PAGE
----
Regardless of what happens on Capitol Hill, the PNBC leaders said they plan to lobby Congress in March and register voters weekly in their congregations and communities.
King’s exasperation at self-satisfied white Christians holds up a mirror that is still painfully accurate today.
A day before the U.S. Senate was expected to take up significant legislation on voting rights that is looking likely to fail, Martin Luther King, Jr.’s eldest son condemned federal lawmakers over their inaction.
The congregation’s rabbi, Rabbi Charlie Cytron-Walker, is particularly well connected to the larger interfaith community and on good terms with many Muslim leaders.
For Martin Luther King Day, an interfaith panel reflects on the sacredness of the vote and the legacy of Reverend King.
In his new book, Princeton historian Julian E. Zelizer reexamines the life of Abraham Joshua Heschel and finds lessons for interfaith political activism today.
King drew criticism from Billy Graham, who told journalists that he thought King was wrong to link anti-war efforts with the civil rights movement.
Some are calling out historical injustices the church has carried out against Native Americans, even as others find their faith empowering.
IFYC’s Vote is Sacred campaign launched on January 13. Faith leaders, public intellectuals, activists, and organizers are joining to advocate for an inclusive, nonpartisan interfaith approach to restoring and protecting our democracy.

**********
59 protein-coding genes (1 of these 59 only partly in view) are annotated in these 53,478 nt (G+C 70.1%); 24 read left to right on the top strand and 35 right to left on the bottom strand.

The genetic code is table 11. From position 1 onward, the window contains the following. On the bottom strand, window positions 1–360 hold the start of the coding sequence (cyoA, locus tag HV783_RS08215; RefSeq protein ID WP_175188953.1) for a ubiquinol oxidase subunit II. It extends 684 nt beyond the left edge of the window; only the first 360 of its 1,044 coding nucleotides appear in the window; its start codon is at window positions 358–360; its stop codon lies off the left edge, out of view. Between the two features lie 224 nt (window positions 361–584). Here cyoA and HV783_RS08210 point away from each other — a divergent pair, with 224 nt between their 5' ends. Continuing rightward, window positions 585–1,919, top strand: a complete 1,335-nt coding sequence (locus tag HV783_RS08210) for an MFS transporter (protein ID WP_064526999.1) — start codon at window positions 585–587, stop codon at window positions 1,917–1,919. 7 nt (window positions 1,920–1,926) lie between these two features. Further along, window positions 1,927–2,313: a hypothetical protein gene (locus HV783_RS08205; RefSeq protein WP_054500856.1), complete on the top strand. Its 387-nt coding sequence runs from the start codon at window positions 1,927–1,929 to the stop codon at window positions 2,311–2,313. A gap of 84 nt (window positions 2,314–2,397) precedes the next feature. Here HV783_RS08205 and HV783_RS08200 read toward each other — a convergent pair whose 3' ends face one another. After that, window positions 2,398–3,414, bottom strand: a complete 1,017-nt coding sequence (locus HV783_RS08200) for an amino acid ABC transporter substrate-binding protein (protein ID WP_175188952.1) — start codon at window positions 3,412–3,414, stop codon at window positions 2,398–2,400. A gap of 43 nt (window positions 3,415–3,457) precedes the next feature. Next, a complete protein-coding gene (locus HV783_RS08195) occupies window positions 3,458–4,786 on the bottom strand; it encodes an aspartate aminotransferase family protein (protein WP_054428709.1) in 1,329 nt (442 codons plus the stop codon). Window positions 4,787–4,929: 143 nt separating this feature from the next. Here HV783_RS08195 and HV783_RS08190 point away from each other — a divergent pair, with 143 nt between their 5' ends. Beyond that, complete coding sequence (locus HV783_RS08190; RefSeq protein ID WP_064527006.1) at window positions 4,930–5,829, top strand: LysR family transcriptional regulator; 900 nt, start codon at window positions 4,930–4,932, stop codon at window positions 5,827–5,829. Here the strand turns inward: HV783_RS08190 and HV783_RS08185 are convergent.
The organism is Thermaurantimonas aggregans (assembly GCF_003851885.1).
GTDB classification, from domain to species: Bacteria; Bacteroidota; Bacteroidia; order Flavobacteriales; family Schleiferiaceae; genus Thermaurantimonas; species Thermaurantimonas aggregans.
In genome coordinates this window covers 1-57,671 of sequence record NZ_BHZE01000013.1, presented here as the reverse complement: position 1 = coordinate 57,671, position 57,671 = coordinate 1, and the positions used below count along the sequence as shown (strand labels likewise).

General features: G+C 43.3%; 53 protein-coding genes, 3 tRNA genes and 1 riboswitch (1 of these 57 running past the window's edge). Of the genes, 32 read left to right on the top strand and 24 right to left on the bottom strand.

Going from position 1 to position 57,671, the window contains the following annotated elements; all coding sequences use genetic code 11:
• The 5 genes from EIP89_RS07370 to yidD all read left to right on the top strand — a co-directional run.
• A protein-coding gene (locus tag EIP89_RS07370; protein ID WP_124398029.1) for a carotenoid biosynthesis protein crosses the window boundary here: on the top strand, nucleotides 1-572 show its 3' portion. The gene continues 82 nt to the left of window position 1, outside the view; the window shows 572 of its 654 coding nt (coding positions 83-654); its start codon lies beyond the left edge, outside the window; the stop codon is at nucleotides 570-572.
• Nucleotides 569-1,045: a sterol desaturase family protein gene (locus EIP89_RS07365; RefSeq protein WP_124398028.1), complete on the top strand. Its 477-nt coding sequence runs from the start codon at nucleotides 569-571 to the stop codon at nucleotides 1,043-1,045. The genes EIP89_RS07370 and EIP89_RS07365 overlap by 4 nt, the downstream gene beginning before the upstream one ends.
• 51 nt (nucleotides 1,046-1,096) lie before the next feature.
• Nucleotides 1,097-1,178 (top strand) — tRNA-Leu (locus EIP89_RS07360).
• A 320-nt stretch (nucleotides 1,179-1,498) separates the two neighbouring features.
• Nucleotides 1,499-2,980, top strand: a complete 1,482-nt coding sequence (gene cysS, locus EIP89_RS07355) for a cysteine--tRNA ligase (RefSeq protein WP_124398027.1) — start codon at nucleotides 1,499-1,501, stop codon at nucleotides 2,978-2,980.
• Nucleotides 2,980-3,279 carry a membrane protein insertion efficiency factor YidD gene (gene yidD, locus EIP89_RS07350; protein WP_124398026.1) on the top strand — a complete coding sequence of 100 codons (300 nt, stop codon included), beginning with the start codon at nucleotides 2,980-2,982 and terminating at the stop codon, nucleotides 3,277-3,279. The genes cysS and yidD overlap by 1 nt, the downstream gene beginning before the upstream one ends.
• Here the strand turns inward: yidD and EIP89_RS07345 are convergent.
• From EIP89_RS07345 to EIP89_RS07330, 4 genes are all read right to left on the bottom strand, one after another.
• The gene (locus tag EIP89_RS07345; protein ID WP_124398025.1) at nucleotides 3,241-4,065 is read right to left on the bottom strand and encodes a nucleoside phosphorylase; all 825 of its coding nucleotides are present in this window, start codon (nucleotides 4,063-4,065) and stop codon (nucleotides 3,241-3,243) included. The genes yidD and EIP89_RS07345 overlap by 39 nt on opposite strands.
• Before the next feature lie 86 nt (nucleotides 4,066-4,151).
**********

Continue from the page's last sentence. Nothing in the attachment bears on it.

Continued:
One out of five Muslims is in an interfaith relationship, surveys suggest. But few imams are willing to conform the traditional Muslim wedding ceremony to their needs, couples say.
In her popular podcast series, Corrigan invites guests to wonder about 'the elephant in America's living room': belief and religion. 'I hope I have a hundred more conversations like these in 2022 and beyond,' she says.
In his annual address to the Vatican's diplomatic corps, the pope stressed the individual's responsibility 'to care for ourself and our health, and this translates into respect for the health of those around us.'
The very people who have been subject to the worst of the United States have embodied its best.
The Jan. 6 insurrection of the U.S. Capitol drew recent attention to the phenomenon of Christian nationalism, but religious and spiritual leaders acknowledge its existence long before that.
A new interfaith curriculum designed for Christian universities and seminaries recently got a test run. One professor who tried it says it's opened hearts and minds: "The desire is very much there."

The opinions contained in this piece are solely the author’s and do not necessarily reflect the views of Interfaith Youth Core. Interfaith America encourages a wide range of views and strives to maintain a respectful tone with a goal of greater understanding and cooperation between people of different faiths, worldviews, and traditions.